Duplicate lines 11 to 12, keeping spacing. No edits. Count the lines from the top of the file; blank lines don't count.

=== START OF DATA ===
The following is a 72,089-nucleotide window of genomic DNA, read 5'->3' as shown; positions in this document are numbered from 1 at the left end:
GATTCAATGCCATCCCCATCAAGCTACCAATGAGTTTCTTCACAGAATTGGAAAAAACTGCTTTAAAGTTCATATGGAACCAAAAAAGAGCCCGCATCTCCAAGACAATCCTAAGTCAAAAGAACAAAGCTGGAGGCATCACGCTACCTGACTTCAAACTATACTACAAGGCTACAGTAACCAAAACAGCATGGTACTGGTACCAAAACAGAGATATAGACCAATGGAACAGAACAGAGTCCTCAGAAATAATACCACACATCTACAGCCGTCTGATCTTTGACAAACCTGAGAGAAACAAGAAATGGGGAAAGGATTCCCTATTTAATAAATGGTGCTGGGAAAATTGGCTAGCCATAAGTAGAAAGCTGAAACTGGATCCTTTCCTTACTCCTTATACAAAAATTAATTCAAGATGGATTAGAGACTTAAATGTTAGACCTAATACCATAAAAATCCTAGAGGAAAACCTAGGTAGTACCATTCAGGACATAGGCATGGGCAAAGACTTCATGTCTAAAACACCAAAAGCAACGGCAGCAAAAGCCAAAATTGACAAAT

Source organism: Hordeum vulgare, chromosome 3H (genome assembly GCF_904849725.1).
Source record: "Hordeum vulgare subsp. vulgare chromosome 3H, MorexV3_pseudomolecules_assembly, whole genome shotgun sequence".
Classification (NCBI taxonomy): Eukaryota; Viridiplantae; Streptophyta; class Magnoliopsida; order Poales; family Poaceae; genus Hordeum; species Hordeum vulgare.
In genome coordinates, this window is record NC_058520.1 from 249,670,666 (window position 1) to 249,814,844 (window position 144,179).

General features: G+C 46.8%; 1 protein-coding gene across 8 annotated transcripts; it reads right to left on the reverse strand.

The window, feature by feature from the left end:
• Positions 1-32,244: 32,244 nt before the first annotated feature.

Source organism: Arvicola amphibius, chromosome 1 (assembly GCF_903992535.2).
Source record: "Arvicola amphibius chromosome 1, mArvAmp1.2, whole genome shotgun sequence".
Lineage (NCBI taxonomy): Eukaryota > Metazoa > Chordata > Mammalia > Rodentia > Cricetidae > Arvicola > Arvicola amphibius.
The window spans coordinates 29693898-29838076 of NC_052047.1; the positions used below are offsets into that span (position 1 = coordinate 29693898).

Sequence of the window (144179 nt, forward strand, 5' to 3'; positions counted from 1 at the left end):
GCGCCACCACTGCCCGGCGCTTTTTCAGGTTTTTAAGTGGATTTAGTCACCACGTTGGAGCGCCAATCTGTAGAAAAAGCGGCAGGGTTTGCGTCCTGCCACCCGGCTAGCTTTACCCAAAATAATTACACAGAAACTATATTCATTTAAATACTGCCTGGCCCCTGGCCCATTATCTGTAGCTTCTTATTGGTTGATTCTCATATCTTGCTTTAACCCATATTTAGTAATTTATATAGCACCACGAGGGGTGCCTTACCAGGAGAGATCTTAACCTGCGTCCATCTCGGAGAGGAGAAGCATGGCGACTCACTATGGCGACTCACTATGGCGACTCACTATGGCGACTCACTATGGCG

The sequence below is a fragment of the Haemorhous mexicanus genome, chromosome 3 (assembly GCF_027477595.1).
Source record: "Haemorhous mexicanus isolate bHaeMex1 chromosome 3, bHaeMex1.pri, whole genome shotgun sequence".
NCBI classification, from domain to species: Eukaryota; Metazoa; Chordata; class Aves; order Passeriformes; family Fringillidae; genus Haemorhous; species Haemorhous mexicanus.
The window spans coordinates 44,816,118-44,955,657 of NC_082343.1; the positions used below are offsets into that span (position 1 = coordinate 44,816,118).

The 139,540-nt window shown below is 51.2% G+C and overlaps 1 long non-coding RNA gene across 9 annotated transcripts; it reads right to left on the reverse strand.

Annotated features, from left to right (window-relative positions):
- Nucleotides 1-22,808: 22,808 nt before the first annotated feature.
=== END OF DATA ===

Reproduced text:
Source record: "Arvicola amphibius chromosome 1, mArvAmp1.2, whole genome shotgun sequence".
Lineage (NCBI taxonomy): Eukaryota > Metazoa > Chordata > Mammalia > Rodentia > Cricetidae > Arvicola > Arvicola amphibius.